Nearly three years after Stoner located in Broadalbin Philip Helmet came and fixed his residence about two miles farther east.  Just previous to the Revolution a small settlement was begun on the present site of Broadalbin village by Andrew Bowman, John Putnam, Herman Salisbury, Charles Cady and one or two others.  Early in the summer of 1777, fearing the scalping knife of the hostile Indians in this exposed locality, all but one or two families abandoned their new homes and removed to Johnstown.  Among the first to take up their abode in this vicinity, after the danger of border warfare had passed, was Samuel Demarest a native of Holland, who,  after a few years of residence in Newark, N.J., came up the Hudson on a ship and settled in Broadalbin about 1783 on lot No. 14 of sub-division No. 3 of the 21st allotment of the Kayaderosseras patent.  He was a Revolutionary soldier, and is said to have kept the first hotel in town.  He was soon followed by Alexander Murray from Scotland, who located at Broadalbin village.  He was a prominent and influential man in his time and held many town offices.  William Chalmers was the first settler on what is known as the Dyer Thompson farm, locating there as early as 1789.  Ezra Wilson secured a perpetual lease of 100 acres of land from David Campbell of Schenectady Sept. 7th, 1792, and located on "Lot No. 5 in the Sub-division of lot No. 4 in the 21st allotment of the Kayaderosseras, allias "Queensboro Patent".  Abraham Manchester, from Rhode Island, settled soon after on the farm now occupied by his son, Abraham, about two miles east of Broadalbin village.  John Blair, Benjamin Earl, Ezekiel Olmstead, Nathaniel and Niel Pearse, Walter C. Rathbone, J. Campbell, W. Demarest and Wm. Stewart obtained leases and settled on portions of Daniel Campbell's purchase of the Kayaderosseras and Glen patents as early as 1795.  Nathan Brockway, a native of Rhode Island, where he was born in 1764, removed with is family from Bridgeport, Conn., to Broadalbin in 1796, his wife performing the entire journey on horseback and carrying an infant daughter in her arms.  He took up residence on "the Ridge", about a mile and a half west of Hawleys' Corners, where he remained until his death, in 1844.  The place is now known as the "old Babcock farm".  Richard Van Vranken, from Schenectady, located in 1798, three-fourths a mile east of Broadalbin village, where his son now resides.  John Roberts came from Connecticut in 1799 and settled in the same neighborhood, on the farm now occupied by James Norkett.

Reuben Burr emigrated from Litchfield to this town in the fall of 1799, using as a  team an ox and a cow yoked together, with which eh moved his family and household effects, the principal part of the latter being a loom and a chest filled with crockery and bedding.  Upon his arrival here he moved into a roofless log cabin, which had been previously erected near the line between Broadalbin and Mayfield, supplying his own hands a roof of poles, bark and brush,  The following year he made the first improvement, and located on the farm now owned  by Isaac Mariam, about one mile east of Broadalbin village.  He remained a resident of the town until his death, in August, 1859.  His son, the present Allen Burr, was born June 29th, 1801.  At the age of 16 he came to Broadalbin village, where he has since resided, and where , for 16 years, he held the office of justice of the peace, and was for 8 years postmaster, under Jackson's administration.

James Sumner, from Vermont, settled previous to 1800 on the farm known as the Deacon Teller place.  He was a tanner and currier by trade, and as early as 1805 built the first tannery in the town, on his farm, about tow miles northeast of the village of Broadalbin.  Nicholas Van Vranken built and kept a store, about 1800, one mile east of the village.

Duncan McMartin, Esq., located as early as 1810 on what is commonly known as the Spencer farm, near North Broadalbin, where he erected a grist-mill and a saw-mill soon after.  He was a surveyor of good repute, and laid out many of the roads in this and adjoining towns.  He was a man of wealth and respectability, a master in chancery, and in 1818 was appointed a judge of the Common Pleas.  He was also at one time a State senator.  Through his influence a stock company was formed and a woolen factory erected on his place in 1813.  The directors of the company  were Duncan McMartin, Tiffany Brockway, James Sumner, John Fay and John E. Hawley.  The manufacture of woolen goods were successfully prosecuted until the sudden close of the war of 1812 caused a wonderful reduction in the price of woolen goods, which so embarrassed the company that the shareholders abandoned their stock, and left the mill property, with all the encumbrances, on the hands of the directors, who had become individually responsible for the company debts.  They, however, succeeded in clearing the indebtedness, retained the factory, and resumed business.  After a few years the property was sold to John Culbert and Thomas Reddish, who continued to operate it with great success for a series of years.  Since the death of Mr. Reddish, who outlived his partner, the business has been conducted by his two sons, John and Daniel M. Reddish.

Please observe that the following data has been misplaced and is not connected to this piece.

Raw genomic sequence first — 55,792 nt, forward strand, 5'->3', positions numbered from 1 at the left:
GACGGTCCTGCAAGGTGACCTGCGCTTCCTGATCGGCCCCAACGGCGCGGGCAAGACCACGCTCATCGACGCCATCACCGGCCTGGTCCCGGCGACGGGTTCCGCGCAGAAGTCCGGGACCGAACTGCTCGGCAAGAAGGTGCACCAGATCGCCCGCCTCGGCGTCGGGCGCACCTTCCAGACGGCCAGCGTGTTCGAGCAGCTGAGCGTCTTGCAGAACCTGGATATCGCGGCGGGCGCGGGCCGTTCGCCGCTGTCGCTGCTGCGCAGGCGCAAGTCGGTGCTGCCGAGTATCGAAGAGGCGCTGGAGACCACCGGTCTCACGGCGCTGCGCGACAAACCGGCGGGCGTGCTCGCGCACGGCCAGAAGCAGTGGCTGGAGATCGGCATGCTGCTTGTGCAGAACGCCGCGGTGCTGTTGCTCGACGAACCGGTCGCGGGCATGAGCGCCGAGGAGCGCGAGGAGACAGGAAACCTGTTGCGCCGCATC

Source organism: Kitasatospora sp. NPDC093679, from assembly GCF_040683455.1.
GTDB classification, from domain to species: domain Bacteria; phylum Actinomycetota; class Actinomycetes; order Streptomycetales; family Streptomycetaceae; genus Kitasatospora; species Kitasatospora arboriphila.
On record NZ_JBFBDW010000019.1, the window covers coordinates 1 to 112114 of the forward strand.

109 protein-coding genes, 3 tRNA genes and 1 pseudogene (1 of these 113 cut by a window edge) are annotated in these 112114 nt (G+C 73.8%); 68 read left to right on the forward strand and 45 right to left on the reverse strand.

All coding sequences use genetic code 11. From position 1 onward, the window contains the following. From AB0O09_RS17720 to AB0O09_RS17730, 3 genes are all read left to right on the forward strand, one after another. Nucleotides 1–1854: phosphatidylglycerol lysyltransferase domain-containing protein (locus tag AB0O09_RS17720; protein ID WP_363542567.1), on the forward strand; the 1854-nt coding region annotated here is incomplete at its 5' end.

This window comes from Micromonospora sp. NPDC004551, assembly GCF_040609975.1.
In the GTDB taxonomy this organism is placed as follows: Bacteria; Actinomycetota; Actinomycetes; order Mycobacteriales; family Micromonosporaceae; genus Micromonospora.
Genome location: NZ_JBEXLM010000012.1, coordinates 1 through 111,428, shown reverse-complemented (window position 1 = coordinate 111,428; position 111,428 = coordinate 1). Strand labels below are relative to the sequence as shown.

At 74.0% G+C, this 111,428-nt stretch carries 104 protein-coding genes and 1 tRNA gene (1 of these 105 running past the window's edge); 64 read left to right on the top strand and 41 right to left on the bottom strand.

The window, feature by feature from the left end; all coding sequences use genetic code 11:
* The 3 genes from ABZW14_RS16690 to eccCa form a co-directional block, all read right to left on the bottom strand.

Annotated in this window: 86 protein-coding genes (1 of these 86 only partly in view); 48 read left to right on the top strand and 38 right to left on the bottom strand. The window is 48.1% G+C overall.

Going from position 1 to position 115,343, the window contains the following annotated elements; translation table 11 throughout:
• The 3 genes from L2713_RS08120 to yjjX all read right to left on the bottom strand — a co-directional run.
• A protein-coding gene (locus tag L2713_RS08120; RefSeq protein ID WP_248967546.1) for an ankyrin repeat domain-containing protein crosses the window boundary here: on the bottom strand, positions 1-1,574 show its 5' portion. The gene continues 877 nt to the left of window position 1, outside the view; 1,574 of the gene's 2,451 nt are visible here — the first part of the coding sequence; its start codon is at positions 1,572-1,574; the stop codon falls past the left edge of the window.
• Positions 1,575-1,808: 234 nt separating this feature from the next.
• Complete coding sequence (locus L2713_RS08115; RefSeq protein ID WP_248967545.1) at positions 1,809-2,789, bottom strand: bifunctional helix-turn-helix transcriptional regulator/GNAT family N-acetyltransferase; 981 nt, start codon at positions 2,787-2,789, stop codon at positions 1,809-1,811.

Paul Earl, a native of Rhode Island, emigrated to Broadalbin about 1800, and took up residence near Mills's Corners, on the farm now occupied by Harvey Perry.  His son, Stephen Earl, was born here in 1812, remaining a resident and respected citizen of the town until his death, in September 1869.  Melvin Earl, the fourth son of Stephen, was born in this town September 19th, 1839.  He has been for many years engaged in the hotel business, and is at present the owner and manager of "Earl's Hotel", in Broadalbin village, where his pleasing ways must win for him the esteem of the traveling public. 

 

Source – "History of Montgomery and Fulton Counties, N.Y." (New York: F. W. Beers & Co., 1878) pages 214-216.

 

~~~  Museums, Historical Attractions  ~~~

Eagle Mills Cider Co.  - Eagle Mills Road,  Broadalbin, New York 12025.  Features working, water powered cider mill - take a step back into time.

Clark's Broadalbin Heritage Museum  - Extension S., Second Avenue, Broadalbin, New York 12025.  (518) 883-3357.  1905 schoolhouse, library, church historical artifacts and more.

Robert W. Chambers House - Broadalbin, New York 12025.  Famous author of historical novels of Colonial Fulton County; now St. Joseph's Rectory.  Some links regarding Robert W. Chambers:

 

~~~ Book Resources ~~~

Broadalbin Book Worm - 22 North Main Street, Broadalbin, New York 12025 (518) 883-5122
Used and rare books

Colonial Daniel Young -County Road 110, Broadalbin, New York 12025 (518) 883-8572
Complete auction service

The Depot -85 North Main Street, Broadalbin, New York 12025 (518) 883-3928

Sacandaga Trading Post - 15 West Main Street, Broadalbin, New York 12025  (518) 883-3839

Wilkinson Memorial Book Station - 25 North Main Street, Broadalbin, New York 12025 (518) 883-5976

 


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Last updated Monday, 01-Mar-2010 18:26:24 PST